A growing number of expatriates are choosing to purchase property in the Middle East as a way to boost their chances of gaining long-term residency.
The main expat hotspots of Dubai and Abu Dhabi saw purchases by foreigners top £1.7 billion last year alone, property experts have said.
Dubai is the largest market for expat real estate in the Gulf states with Brits responsible for 21 per cent of the property sold.
Middle Eastern economies are currently undergoing a resurgence, meaning that as well as helping foreigners to gain residency, buying property in the region is also a good investment.
Mark Stott, chief executive officer of Select Property, told the Telegraph: "Now is a good time to invest in Dubai and if you choose the right areas you will see good capital growth and strong rental yields from your property."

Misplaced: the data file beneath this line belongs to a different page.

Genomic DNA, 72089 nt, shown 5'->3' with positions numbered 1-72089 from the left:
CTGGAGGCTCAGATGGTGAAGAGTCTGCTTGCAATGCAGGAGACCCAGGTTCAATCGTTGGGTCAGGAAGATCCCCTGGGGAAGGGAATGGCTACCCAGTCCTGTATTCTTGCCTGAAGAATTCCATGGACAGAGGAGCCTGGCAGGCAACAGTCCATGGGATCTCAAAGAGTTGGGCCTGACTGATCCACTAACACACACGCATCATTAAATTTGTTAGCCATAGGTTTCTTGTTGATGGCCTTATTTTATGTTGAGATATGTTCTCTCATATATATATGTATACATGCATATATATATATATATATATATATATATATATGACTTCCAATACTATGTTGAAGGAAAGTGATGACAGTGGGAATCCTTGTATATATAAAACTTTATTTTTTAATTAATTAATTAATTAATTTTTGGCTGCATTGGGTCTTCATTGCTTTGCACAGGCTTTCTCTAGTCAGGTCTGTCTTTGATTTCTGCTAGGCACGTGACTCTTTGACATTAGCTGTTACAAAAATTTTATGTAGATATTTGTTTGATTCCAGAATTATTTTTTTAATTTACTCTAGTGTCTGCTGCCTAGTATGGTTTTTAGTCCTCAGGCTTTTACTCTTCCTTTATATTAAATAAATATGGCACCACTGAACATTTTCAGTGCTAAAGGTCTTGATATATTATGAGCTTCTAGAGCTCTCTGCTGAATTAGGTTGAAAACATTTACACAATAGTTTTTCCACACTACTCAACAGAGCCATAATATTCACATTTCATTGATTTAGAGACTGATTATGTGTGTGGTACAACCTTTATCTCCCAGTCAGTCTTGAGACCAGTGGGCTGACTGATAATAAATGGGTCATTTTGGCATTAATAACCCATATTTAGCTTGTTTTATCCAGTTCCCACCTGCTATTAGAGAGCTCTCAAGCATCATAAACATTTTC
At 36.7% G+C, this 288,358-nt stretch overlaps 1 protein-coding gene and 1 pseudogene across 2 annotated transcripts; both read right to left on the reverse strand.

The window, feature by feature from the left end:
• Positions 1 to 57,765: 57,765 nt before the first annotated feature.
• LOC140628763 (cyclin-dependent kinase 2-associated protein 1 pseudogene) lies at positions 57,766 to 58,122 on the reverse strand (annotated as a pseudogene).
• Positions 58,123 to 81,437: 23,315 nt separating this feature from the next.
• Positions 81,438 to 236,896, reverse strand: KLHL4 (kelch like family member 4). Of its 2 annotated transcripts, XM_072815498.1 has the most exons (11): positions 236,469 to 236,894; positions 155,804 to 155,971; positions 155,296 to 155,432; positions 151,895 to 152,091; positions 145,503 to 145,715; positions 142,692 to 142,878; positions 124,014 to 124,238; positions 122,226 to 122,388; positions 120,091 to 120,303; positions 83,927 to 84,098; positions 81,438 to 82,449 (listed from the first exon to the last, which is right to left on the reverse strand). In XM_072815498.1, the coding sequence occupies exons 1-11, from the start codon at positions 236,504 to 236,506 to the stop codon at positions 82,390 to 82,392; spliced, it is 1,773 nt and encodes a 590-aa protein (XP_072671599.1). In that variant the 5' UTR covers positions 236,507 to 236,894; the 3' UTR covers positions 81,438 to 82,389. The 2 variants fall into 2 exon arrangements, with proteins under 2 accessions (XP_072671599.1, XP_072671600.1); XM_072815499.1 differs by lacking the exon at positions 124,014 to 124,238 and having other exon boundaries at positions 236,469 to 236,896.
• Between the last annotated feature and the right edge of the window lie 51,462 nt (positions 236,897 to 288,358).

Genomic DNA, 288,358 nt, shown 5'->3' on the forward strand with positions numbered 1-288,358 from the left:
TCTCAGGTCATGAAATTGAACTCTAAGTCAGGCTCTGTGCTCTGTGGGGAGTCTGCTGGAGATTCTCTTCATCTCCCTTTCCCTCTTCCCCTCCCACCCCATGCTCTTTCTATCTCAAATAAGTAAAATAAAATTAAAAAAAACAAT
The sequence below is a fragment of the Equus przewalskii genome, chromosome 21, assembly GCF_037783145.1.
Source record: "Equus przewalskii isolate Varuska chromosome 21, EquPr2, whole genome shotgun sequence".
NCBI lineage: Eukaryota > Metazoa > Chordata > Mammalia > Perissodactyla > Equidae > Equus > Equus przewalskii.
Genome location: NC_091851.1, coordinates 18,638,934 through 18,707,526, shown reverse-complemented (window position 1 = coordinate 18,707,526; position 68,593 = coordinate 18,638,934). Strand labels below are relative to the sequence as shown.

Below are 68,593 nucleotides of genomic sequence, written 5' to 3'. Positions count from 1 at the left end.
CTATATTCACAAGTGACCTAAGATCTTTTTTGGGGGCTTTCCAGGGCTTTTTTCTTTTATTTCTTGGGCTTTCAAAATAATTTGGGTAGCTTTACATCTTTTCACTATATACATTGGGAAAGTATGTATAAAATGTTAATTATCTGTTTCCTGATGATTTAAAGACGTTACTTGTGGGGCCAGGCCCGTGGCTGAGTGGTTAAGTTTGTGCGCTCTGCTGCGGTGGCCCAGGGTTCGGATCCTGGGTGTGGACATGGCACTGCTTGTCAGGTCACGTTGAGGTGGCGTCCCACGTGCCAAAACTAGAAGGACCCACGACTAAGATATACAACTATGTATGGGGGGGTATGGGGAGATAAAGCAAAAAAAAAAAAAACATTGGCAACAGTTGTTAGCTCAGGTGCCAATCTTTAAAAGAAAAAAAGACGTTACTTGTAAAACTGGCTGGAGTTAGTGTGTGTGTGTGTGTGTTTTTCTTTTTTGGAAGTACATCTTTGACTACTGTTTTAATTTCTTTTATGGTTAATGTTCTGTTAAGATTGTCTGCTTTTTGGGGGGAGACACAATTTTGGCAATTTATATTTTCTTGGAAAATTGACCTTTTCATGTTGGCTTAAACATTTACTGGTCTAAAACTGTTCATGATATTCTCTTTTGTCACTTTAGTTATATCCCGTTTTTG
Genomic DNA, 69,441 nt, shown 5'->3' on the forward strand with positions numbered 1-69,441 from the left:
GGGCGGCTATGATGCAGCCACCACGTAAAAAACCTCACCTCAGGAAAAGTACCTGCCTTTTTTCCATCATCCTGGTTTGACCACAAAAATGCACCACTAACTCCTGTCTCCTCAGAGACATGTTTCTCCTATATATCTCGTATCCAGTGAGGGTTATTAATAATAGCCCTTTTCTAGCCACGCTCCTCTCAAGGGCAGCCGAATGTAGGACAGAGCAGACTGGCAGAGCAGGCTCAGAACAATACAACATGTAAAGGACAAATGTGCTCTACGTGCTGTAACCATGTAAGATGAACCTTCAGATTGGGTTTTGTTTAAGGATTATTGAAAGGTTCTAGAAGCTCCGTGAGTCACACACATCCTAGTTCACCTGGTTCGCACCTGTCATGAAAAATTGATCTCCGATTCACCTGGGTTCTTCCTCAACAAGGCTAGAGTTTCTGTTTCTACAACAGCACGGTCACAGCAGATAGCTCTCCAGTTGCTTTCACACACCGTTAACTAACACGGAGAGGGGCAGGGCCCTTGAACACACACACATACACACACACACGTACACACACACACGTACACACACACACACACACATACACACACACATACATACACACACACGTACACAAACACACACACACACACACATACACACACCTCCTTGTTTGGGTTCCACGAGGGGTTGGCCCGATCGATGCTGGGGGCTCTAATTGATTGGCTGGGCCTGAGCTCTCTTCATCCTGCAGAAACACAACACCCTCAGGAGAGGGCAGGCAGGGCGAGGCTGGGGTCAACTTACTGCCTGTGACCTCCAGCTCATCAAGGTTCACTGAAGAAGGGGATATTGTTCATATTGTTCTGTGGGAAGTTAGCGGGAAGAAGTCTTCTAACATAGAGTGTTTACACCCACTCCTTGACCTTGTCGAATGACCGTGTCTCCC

He gave the example of a two bedroom apartment in The Torch complex, which is situated within the Dubai Marina.
A year and a half ago the price for such a property was 900,000 dirhams (£154,369), but it currently sits at 1.2 million dirhams (£205,826), meaning that those who invested then are already seeing a good return.
The Qatar government has been keen to attract foreigners to the country and has therefore promoted luxury accommodation as a good investment opportunity.
It offers residency permits to those who purchase such property, with a large number being on offer in the capital city, Doha.
Expats looking to purchase homes and secure residency should ensure that local amenities support their way of living, with shops, restaurants and transport links in the area.
At present the most desirable developments in Dubai include downtown Dubai, Dubai Marina and the Palm islands.
Paying close attention to finishings is also important as the quality of the workmanship can vary considerably between one place and another.
Anyone who purchases property and then decides not to stay in the region in the long-term will find they do not have a problem renting to other expats.